Skip main navigation

How expectations create goosebumps

We look at some research to find our why music make us feel goosebumps, or chills?
Funny cat looking a little surprised and a little freaked out
© Griffith University
The music psychologist Jaak Panksepp did a fascinating series of experiments where he was interested in measuring the musical experience of ‘chills’: that bodily sensation where the hairs on your neck might stand up, and you might feel goosebumps.

Initially Panksepp asked students to bring in music they listened to that they thought might cause ‘chills’. However, in the course of his research he found that a particular song , ‘The Post War Dream’ by Pink Floyd’, would often cause ‘chills’ even in listeners who didn’t know the song. So he did further research focusing more on that song, rather than the songs students brought in.

Have a listen to ‘The Post War Dream’ in the video below. Try to listen to it in an otherwise quiet room, that’s not too warm, and give it your full attention.

This is an additional video, hosted on YouTube.

Panksepp also found that there was a certain point in the song where people reliably felt ‘chills’: specifically, the point in the song when the drums and the louder guitars finally kick in.

Why the ‘chill’ response?

David Huron argues that the ‘chill’ response (which is sometimes called ‘frisson’ in the literature) you might get from listening to the ‘The Post War Dream’ is caused by a musical stimulus that is

a) loud, and

b) a violation of expectation (a surprise, in other words).

If you listen to ‘The Post War Dream’ again, you can see why it might be a violation of expectation. You’ve been listening to the song for almost three minutes, and it’s been quite soft. Then, suddenly, the full rock’n’roll band instrumentation kicks in, and it’s both loud and surprising.

For David Huron, this unexpected loudness triggers an instantaneous, physiological ‘flight, fight, or freeze’ response. The hairs also stand up at the back of your neck when you’re faced with danger and have to make a split-second decision.

However, remember the Capilano Suspension Bridge from last week, which showed that emotions are made up of a combination of physiological and cognitive aspects? After experiencing this physiological ‘flight, fight or freeze’ response, you then (unconsciously) cognitively appraise that response. You might think, It’s not really dangerous, it’s just the music moving me emotionally.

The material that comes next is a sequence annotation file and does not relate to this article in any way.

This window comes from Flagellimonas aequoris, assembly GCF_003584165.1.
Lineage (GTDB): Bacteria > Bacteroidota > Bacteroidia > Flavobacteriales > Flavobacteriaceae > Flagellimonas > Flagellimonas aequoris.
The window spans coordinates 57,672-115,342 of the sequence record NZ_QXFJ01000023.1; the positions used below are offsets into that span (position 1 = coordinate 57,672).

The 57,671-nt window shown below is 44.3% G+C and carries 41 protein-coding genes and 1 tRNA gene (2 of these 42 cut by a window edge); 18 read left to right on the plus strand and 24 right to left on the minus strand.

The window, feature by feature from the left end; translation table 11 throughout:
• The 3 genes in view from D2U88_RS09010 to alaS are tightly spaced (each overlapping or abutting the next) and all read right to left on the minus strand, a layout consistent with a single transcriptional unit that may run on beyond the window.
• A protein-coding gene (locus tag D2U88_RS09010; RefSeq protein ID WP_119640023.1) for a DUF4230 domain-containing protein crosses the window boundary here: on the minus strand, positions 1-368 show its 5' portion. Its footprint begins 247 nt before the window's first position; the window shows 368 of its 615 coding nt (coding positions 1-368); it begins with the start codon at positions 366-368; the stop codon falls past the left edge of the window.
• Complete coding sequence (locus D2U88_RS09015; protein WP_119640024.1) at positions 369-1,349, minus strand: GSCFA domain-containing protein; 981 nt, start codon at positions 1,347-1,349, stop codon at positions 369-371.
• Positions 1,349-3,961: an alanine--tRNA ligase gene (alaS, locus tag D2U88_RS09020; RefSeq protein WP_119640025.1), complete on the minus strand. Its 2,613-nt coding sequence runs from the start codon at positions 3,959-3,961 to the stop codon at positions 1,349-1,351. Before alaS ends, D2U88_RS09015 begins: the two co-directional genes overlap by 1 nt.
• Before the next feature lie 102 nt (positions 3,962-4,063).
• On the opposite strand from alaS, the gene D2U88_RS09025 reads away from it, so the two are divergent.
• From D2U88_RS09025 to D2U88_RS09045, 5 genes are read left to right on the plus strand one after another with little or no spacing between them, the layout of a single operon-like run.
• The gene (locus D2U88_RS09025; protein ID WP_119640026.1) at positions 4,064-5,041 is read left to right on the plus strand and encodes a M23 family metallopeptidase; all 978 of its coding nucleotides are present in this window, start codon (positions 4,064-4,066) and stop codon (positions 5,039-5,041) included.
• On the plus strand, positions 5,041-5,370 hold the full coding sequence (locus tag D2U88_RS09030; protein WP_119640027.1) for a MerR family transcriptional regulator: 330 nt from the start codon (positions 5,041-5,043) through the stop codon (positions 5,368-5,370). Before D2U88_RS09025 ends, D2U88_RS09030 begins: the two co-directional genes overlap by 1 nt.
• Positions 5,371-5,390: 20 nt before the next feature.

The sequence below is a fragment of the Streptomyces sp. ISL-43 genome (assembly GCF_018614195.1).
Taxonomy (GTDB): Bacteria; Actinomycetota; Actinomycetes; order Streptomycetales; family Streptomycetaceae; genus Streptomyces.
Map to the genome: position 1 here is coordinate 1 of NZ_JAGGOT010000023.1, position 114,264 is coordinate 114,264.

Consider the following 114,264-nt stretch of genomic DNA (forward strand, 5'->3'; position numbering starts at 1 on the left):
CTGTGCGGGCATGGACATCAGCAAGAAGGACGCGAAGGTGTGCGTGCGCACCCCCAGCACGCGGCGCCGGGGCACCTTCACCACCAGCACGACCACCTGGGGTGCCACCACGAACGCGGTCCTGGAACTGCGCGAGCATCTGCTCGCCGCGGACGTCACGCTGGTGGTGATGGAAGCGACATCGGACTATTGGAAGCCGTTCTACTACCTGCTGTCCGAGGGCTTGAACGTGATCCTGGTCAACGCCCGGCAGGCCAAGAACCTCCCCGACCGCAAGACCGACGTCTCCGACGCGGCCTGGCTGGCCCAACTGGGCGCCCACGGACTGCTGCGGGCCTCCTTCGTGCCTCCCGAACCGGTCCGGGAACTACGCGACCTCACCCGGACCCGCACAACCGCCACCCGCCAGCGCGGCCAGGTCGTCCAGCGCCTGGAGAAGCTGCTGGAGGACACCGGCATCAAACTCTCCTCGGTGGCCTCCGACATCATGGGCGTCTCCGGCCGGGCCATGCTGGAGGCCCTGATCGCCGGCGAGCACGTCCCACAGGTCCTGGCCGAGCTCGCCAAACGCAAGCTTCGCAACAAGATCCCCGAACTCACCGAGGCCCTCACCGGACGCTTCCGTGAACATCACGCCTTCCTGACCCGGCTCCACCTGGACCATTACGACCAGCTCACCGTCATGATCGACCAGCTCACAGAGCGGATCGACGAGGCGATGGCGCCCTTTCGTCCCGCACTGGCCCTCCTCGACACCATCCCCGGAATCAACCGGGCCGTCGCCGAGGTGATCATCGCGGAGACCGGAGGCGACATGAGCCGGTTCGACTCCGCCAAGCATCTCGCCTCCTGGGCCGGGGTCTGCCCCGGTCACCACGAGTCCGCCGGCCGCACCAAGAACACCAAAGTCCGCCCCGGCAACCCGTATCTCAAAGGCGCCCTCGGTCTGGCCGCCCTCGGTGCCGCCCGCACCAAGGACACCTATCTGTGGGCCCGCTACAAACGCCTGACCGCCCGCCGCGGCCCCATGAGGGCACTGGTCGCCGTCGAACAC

Your task

Use the comments link to let us know how you reacted to the bit where the drums and louder guitars kicked in. Did you feel ‘chills’? Why do you think you had that particular experience of chills, or not? (Apparently we’re more likely to get chills in a cooler room rather than a warmer one, for example.)


Huron, D. (2006). Sweet Anticipation: Music and the Psychology of Expectation. Cambridge, Massachusetts: MIT Press.

Panksepp, J. (1995). The emotional sources of ‘chills’ induced by music. Music Perception, 13, 171-207.

© Griffith University
This article is from the free online

Music Psychology: Why Does "Bohemian Rhapsody" Feel so Good?

Created by
FutureLearn - Learning For Life

Our purpose is to transform access to education.

We offer a diverse selection of courses from leading universities and cultural institutions from around the world. These are delivered one step at a time, and are accessible on mobile, tablet and desktop, so you can fit learning around your life.

We believe learning should be an enjoyable, social experience, so our courses offer the opportunity to discuss what you’re learning with others as you go, helping you make fresh discoveries and form new ideas.
You can unlock new opportunities with unlimited access to hundreds of online short courses for a year by subscribing to our Unlimited package. Build your knowledge with top universities and organisations.

Learn more about how FutureLearn is transforming access to education